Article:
EAST PROVIDENCE — Though the bulk of its July 20, near six hour proceedings was taken up by the contentious Metacomet Country Club issues, the City Council managed to squeeze in some other …
EAST PROVIDENCE — Though the bulk of its July 20, near six hour proceedings was taken up by the contentious Metacomet Country Club issues, the City Council managed to squeeze in some other notable decisions as the clock actually turned into the early morning hours of July 21.
Revisiting an ordinance it had passed a few months earlier on guidelines surrounding short-term rentals, the council approved a revised package of requirements, key to which was the removal of properties being owner occupied.
The council did still receive some pushback from residents who felt the ordinance wasn’t quite correct, but in putting the measure forward Ward 3 Councilor Nate Cahoon, who sponsored the revisions, said it was the best the city could offer after extensive review by various departments and officials and that the Council has shown a willingness to revisit it again if elements continue to prove problematic.
In addition, the council gave second and necessary passage to a revised ordinance, sponsored by At-Large Councilor Bob Rodericks, on the qualifications necessary to apply to become an East Providence Police Officer.
With the backing of the EPPD ranking staff and the administration of Mayor Bob DaSilva, the ordinance now reads an applicant will no longer need to have completed 60 college credit hours, rather the educational requirement is a high school diploma or its equivalent.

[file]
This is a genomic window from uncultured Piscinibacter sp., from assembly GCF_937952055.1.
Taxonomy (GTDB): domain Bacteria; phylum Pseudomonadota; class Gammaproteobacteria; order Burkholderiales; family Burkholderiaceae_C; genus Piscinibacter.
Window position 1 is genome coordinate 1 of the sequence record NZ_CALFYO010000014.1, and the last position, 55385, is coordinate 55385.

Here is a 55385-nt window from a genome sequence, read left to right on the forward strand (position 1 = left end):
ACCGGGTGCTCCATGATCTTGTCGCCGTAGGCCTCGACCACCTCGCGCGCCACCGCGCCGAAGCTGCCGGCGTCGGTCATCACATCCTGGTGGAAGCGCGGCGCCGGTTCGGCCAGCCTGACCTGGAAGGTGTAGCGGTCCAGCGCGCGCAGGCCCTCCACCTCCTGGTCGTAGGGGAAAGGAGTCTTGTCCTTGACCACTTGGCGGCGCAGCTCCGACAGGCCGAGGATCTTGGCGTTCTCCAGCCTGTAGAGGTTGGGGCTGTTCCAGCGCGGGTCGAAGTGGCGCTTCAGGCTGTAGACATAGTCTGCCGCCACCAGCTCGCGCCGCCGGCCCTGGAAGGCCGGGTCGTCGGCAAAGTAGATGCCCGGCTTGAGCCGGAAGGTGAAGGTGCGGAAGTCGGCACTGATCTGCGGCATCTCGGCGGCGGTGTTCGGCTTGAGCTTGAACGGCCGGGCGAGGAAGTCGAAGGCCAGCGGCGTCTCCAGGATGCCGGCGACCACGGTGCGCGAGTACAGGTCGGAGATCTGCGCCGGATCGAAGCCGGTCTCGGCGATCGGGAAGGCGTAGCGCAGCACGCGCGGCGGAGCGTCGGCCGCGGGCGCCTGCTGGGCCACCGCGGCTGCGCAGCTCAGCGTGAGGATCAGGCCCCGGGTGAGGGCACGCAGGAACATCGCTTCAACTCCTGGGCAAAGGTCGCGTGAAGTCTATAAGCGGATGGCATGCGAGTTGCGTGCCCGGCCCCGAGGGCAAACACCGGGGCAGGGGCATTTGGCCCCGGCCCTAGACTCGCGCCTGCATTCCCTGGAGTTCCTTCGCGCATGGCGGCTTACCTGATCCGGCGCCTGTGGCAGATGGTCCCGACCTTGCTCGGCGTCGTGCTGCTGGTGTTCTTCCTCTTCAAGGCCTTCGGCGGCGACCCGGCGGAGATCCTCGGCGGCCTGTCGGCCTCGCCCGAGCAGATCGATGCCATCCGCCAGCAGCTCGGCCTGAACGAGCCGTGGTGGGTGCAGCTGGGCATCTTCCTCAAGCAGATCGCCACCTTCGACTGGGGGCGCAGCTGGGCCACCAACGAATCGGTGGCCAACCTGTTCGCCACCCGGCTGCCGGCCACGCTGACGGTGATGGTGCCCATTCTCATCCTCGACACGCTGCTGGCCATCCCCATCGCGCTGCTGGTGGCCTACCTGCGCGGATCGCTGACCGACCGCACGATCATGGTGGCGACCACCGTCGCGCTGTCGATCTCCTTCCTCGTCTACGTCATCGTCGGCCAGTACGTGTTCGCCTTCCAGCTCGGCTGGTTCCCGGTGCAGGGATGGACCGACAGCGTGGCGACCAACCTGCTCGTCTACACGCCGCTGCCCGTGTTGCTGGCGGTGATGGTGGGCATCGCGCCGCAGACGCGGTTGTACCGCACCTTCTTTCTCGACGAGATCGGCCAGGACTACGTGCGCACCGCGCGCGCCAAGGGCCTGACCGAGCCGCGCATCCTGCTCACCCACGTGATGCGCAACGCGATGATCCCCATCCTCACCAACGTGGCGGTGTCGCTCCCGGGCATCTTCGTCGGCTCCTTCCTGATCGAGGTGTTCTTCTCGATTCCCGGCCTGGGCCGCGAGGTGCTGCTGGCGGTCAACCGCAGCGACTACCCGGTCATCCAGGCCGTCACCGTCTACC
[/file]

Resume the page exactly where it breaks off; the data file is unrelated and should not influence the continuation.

Another note of significance, a meeting after the council, some of whom were reluctant from the start, approved a resolution allowing the Planning Department/Waterfront Commission to install a 30-day pilot bike lane on First Street, the body narrowly reversed course and voted to end the attempt.
The lane was installed in an attempt to link the Redman Linear Park on Interstate 195 with the East Bay Bike Path.
Citing increased confusion on the part of drivers and accidents at the location in the first week, Councilor Anna Sousa, in whose Ward 2 district the program was located, said the data was already showing the pilot was doing more harm than good and called for it to be stopped.
Councilor Rodericks, saying he had heard from disgruntled business owners in the area, and Ward 4 Councilor Ricardo Mourato, who voted against the initial program citing safety issues, backed Councilor Sousa in the 3-2 tally.
Department of Public Works Director Dan Borges said he would do what he could immediately to remove signage and put First Street back to its former state, but cautioned the council it would likely at least a couple of weeks for him to find and hire a road striping company to remove markings on First Street.
In a related item, stemming from the original conversations of the bike lane in June of this year, the council gave the first of two necessary approvals to a revised ordinance sponsored by Councilor Sousa, clarifying oversight of any proposed alterations on city streets.
The body backed wording highlighting, “changes to traffic patterns will require City Council consent for the exception of what may be expressly authorized by the Code of Ordinances.”
A final decision of note from last week’s meeting, the council approved a resolution authoring the administration to enter into a contract with FR Engineering Group to consult on emergency repairs to the seawall at Rose Larisa Park in Riverside.
The fee for FR Engineering Group services is $68,170, which is being added to the $379,550 cost of construction.